The first Duke Margolis team that I started working with just had one of our big projects get published in the Journal of Pain and Symptom Management.** We examined a demonstration project in Western North Carolina that attempted to offer pre-hospice palliative care to individuals outside of the typical end of life spectrum. Our big finding is that control groups are awesome especially when the patient population is extremely morbid as propensity matching techniques don’t work well on a population that is inherently outliers. But that is not the point I want to expand on.
We need to talk about cost attribution and the need for clarity about savings as we stated in this paragraph:
Despite widely cited studies supporting the cost-saving potential of palliative care literature, the inability to consistently detect cost savings in the post period in this demonstration may be explained by both Medicare payment mechanisms and the inability to identify a credible comparison group.11, 12 Hospital internal cost information has demonstrated that some aggressive therapies and associated costs can be avoided via palliative care; however, for hospital care, Medicare often pays a prospective amount based on diagnosis. As a result, any savings in cost reduction accrue to the institution, not to Medicare. As alternative payment models proliferate, the studies intending to detect cost savings of palliative care will be less fruitful because reimbursement is increasingly disconnected from resource use in value based payment models.
Monetary savings can be seen from two perspectives; total payer (CMS) perspective for Medicare and clinician/provider perspective. When we operated on a pure fee for service model, these two things were mostly linked. Fewer services produced fewer billing opportunities which produced fewer total payer costs. A service provider would be profitable if they could offer an incremental service at below reimbursement. If the service provider had a great ability to negotiate a good deal on a saline bag, they made money by offering one more saline bag to the patient.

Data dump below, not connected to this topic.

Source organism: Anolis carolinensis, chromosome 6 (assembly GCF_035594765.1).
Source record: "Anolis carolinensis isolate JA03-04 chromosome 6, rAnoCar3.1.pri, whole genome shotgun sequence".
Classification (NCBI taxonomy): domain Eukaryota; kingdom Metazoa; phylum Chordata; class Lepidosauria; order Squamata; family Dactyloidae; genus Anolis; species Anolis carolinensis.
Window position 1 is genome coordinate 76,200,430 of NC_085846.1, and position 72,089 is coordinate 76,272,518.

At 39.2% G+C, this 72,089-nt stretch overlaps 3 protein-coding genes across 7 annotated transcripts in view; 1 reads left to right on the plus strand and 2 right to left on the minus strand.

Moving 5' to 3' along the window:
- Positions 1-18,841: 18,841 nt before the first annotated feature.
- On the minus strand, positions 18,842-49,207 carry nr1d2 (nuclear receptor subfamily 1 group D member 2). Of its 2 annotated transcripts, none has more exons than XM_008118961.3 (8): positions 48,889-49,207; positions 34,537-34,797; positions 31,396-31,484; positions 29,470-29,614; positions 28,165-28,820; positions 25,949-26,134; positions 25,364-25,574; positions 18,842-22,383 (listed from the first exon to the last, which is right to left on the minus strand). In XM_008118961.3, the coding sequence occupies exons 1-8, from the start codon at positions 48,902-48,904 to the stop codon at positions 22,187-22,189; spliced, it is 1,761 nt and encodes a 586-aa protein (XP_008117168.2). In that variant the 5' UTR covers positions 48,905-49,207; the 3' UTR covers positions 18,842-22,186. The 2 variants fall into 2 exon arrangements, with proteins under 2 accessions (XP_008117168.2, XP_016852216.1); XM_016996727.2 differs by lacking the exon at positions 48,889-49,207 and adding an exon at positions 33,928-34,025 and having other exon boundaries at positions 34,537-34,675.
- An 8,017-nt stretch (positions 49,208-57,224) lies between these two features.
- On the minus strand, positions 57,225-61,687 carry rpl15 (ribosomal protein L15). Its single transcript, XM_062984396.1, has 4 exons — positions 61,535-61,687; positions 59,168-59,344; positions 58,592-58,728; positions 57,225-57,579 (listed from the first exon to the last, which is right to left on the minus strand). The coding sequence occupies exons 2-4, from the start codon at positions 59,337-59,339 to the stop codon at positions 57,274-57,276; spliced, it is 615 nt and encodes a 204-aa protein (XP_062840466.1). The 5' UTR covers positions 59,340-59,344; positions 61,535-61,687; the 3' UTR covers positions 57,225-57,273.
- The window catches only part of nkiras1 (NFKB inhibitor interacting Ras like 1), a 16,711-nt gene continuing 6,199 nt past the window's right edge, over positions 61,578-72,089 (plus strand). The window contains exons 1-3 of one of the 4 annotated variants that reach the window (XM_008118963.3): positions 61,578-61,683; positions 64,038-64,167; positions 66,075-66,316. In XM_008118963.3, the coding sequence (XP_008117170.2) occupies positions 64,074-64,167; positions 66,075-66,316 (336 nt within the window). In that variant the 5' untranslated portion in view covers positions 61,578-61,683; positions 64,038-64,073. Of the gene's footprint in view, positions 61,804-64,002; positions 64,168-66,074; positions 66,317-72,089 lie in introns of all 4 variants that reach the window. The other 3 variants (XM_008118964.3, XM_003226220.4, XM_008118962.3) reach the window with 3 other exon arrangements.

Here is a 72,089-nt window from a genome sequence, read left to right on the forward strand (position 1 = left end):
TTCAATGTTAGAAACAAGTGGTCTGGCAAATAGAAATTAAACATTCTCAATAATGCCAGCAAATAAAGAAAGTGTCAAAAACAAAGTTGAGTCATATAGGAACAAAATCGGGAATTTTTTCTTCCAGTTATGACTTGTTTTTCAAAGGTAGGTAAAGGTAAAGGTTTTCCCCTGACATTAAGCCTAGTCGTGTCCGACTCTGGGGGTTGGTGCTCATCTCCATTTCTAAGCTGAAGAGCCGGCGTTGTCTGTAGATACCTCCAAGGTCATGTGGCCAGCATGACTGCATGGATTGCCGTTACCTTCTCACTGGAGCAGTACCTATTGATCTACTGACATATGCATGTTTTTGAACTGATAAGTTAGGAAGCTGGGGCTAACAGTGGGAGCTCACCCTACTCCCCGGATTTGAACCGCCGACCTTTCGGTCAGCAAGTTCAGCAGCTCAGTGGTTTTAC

Hospital care for Medicare is mostly driven by the perspective payment system where CMS cuts a hospital a check that is determined by the diagnosis codes and a few other claims based attributes for that particular hospital. The hospital gets a big chunk of money to care care of a patient and if they can spend less money than the chunk, the hospital profits while the hospital loses money if they spend above the chunk of care. This is a long standing bundle. Hospice payments have always been per-diem rates with a 2016 change altering early care and the last week of life payment levels.
Studies can look at total costs and potential savings of early palliative care from multiple perspectives. If an individual enters the hospital for an inpatient stay, there is very little savings that CMS and broader society will accrue from palliative care. CMS saves money if palliative care prevents an inpatient admission but conditional on an admission, there is very little juice for CMS to squeeze. Conditional on an admission, the hospital can control costs and pocket the difference. A palliative care intervention that leads to the patient and/or their family deciding to not engage in last ditch/low hope/high cost interventions will save the hospital money without changing what CMS pays.
This is important as studies that claim large care savings from a palliative care intervention can come from either perspective. There is way more potential swingable costs from the provider perspective in any given episode than from the CMS perspective. Both perspectives are asking valid questions but they are asking and answering different questions.
As we move towards even more bundled payments, and population capitated payments and/or global budget models that disconnect the payment from service intensity, we just need to be even more aware of exactly what question and from which perspective cost savings or increases are being viewed from.
** https://doi.org/10.1016/j.jpainsymman.2019.06.019 Taylor et al. 2019